Is telling other you suspect someone in a police informer obstruction?

Here is the scenario I’ve heard where someone claims they were charged with obstruction. To head off the cite requests it isn’t a news story. Lets say USA to keep it simple.

A mutual group of friends who hang out get joined by a new guy, new guy approaches several group members individually and asks if they can hook him up with hard drugs in a very odd blatant manner. They realize from talking to each other that he has approached more than one of them, so they email all their friends telling them what the new guy is doing and to stay away from the creep because he could be a police informant. The one who sent the email is then charged with obstruction of justice or something similar.

Is it plausible the charge would stick?

I don’t see how this could be obstruction. Maybe you have one rather overzealous police and prosecution service. Or more likely one of the posters was privy and revealed. The latter I can see as obstruction.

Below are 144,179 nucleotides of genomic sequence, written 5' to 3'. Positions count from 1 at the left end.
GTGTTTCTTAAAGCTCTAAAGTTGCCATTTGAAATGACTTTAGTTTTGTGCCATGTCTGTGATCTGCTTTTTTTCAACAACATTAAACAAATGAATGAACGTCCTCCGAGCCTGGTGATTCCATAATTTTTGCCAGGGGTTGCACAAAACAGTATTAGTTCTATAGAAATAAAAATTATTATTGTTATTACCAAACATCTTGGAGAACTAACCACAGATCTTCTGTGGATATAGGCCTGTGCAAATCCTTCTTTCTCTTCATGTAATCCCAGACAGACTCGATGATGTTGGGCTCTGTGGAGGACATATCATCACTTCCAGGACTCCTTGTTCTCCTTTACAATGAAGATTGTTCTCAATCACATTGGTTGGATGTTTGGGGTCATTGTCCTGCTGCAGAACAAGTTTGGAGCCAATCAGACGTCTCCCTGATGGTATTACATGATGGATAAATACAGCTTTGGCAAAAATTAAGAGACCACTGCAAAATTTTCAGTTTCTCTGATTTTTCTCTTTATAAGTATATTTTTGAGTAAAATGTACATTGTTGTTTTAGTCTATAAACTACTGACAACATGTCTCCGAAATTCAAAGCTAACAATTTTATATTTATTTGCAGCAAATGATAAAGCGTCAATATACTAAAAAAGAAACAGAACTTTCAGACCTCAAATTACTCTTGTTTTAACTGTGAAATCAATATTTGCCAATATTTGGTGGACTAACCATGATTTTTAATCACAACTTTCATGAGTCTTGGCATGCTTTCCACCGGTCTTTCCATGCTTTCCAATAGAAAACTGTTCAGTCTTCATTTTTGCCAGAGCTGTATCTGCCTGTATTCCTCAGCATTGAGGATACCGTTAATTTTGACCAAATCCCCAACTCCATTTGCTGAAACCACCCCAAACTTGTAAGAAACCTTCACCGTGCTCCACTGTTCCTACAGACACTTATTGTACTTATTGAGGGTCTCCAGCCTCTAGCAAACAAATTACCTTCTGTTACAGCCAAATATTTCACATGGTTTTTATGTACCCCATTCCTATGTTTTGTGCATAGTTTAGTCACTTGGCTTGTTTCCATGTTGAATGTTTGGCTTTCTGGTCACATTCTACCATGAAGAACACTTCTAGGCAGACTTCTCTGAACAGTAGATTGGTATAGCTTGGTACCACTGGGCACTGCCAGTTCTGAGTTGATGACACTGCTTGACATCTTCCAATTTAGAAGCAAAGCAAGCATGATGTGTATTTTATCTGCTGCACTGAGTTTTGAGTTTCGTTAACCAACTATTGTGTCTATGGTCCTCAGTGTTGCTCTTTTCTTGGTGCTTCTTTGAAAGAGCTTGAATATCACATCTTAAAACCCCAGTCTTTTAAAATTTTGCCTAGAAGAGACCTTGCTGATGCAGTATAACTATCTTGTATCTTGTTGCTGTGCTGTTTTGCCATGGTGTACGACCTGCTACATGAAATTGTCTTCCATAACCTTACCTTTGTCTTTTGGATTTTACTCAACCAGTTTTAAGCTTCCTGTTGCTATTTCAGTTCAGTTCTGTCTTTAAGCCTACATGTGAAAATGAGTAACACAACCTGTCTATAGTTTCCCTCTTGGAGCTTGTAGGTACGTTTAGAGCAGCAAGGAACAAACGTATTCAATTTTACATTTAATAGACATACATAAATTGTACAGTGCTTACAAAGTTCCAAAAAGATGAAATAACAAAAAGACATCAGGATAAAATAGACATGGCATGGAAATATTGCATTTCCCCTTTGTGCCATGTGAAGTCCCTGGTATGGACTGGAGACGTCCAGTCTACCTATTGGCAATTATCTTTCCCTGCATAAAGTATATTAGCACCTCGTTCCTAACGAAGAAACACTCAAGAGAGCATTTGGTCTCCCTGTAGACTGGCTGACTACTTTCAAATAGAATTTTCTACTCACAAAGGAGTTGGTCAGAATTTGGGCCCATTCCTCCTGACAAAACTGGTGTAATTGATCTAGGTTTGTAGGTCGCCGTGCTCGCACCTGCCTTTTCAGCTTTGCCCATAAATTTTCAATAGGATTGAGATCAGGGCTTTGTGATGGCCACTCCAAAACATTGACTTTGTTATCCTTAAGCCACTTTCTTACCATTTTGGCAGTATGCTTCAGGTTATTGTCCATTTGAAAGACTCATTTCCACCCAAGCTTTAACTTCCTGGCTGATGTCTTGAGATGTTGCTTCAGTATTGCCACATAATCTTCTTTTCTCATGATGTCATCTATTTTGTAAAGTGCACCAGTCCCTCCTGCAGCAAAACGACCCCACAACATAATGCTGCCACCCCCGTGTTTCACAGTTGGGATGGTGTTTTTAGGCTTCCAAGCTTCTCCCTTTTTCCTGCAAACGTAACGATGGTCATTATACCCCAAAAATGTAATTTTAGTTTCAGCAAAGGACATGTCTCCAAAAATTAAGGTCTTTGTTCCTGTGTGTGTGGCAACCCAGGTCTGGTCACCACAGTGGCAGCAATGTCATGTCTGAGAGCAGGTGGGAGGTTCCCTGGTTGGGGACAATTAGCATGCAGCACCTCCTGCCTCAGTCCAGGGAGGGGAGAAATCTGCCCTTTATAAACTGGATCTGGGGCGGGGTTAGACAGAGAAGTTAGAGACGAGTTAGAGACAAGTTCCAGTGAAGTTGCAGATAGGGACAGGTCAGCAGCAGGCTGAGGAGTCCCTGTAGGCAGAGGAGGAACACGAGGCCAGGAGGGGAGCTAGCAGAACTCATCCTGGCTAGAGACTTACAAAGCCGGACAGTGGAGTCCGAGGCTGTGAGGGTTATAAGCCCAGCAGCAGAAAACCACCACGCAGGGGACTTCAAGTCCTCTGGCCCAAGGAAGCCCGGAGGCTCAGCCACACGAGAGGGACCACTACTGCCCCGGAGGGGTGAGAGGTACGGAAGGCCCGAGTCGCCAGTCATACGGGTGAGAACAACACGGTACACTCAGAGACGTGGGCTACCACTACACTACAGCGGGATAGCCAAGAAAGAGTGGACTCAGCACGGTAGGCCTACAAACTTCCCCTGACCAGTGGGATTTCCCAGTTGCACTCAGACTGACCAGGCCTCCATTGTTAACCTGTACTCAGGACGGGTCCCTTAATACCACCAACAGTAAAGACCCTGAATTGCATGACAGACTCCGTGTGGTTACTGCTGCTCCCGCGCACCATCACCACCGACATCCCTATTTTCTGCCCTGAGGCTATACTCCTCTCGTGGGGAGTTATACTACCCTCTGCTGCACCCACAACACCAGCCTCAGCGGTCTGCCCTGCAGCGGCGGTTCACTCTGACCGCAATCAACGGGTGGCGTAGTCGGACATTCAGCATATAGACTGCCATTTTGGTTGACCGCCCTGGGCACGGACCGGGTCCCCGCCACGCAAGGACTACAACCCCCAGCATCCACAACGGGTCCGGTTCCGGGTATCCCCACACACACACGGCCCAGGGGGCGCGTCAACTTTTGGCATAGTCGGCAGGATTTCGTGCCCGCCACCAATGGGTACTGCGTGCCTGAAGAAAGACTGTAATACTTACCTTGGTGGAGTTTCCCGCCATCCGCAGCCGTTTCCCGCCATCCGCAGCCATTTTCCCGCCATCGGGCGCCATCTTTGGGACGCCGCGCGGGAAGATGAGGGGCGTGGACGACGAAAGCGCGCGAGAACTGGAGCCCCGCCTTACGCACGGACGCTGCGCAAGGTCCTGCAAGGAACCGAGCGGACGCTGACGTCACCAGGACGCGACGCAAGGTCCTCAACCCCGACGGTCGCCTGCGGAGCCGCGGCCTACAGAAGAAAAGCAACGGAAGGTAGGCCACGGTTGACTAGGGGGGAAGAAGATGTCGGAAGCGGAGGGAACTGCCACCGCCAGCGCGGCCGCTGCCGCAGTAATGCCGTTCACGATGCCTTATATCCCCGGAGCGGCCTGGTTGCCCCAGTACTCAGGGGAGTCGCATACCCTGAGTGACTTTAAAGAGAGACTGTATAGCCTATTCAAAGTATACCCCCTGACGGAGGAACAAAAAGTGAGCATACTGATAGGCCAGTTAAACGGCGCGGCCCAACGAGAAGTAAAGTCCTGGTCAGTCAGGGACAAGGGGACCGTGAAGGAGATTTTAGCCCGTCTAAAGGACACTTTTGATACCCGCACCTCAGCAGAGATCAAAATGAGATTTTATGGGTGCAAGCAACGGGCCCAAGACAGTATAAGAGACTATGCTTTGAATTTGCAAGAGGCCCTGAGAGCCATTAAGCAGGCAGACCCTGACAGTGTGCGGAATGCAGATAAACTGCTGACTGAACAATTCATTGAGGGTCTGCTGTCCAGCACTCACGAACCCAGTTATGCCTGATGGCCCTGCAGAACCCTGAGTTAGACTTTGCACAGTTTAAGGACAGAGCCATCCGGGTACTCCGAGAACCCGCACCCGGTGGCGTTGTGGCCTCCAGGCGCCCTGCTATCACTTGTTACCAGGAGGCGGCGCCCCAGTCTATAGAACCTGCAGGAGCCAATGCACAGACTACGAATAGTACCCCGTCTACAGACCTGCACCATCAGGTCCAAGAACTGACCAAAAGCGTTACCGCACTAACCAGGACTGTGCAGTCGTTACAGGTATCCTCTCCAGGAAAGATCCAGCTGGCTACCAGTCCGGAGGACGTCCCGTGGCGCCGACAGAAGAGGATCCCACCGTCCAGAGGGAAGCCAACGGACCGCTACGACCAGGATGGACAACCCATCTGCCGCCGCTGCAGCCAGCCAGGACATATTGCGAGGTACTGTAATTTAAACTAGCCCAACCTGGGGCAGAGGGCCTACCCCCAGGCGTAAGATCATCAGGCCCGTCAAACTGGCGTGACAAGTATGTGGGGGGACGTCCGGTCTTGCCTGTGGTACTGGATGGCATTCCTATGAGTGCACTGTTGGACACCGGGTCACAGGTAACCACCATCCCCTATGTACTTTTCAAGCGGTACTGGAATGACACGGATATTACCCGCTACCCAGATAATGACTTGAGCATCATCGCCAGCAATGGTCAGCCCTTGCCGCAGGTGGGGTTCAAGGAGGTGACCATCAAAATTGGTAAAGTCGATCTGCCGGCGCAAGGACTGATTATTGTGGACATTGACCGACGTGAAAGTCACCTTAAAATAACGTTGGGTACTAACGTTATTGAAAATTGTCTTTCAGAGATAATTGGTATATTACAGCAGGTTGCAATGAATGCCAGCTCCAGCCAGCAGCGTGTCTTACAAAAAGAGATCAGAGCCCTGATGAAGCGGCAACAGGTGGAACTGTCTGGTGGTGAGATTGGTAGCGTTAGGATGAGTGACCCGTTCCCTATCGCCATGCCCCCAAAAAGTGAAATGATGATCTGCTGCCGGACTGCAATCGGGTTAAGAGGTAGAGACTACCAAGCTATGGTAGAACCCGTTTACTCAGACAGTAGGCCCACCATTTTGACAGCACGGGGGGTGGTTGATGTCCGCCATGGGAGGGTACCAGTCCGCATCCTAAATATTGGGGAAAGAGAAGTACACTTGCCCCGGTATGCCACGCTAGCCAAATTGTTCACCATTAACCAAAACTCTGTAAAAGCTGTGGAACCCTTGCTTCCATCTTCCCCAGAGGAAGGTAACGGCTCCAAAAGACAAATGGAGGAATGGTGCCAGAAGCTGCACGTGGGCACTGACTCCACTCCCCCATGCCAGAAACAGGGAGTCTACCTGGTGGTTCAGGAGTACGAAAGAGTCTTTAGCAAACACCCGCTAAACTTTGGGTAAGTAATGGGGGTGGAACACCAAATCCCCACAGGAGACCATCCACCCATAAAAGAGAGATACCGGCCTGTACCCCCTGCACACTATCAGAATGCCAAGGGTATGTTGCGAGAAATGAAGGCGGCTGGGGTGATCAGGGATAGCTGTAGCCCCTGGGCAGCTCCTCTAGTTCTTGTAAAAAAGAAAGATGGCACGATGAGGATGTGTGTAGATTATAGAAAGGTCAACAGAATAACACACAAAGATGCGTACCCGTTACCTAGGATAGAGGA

Fun fact. When I lived in London, the rule of the thumb for street hookers was. Avoid, most are ugly/ diseased and the better looking ones are cops.

Sounds like a bit of a stretch to me. In general, obstruction of justice involves either lying to investigators, or concealing or destroying evidence. “Outing” a police informant seems to fall well short of this.

I don’t see how that could possibly be breaking the law. Right off the bat, it’s not like anyone actually knows anything.

The way I usually see this scenario play out is that you see a speed trap, pass it, then flash your lights at on coming traffic to warn them of the officer clocking traffic. The cop then pulls over the person flashing their brights and gives them a ticket for obstructing justice. Or at least that’s the story, I’m not sure if it ever actually happens.

If cops could arrest people for NOT selling drugs AND for selling drugs, that would make their job a lot easier. “Hey man, can I buy some cocaine” “NO!? Well, you’re under arrest for obstructing justice, you can’t not sell it to me just because you think I’m a cop”.

ISTM I’ve seen that story from time to time over the years, and ISTM (vaguely recalling) that such a charge doesn’t stick. Anyone know any differently?

I think, further, that I read of at least one case where the story made a minor stink in the local headlines, with the conclusion that the police agreed not to do that any more. (Try to nail people for warning others of speed traps, that is.)

It has in the UK: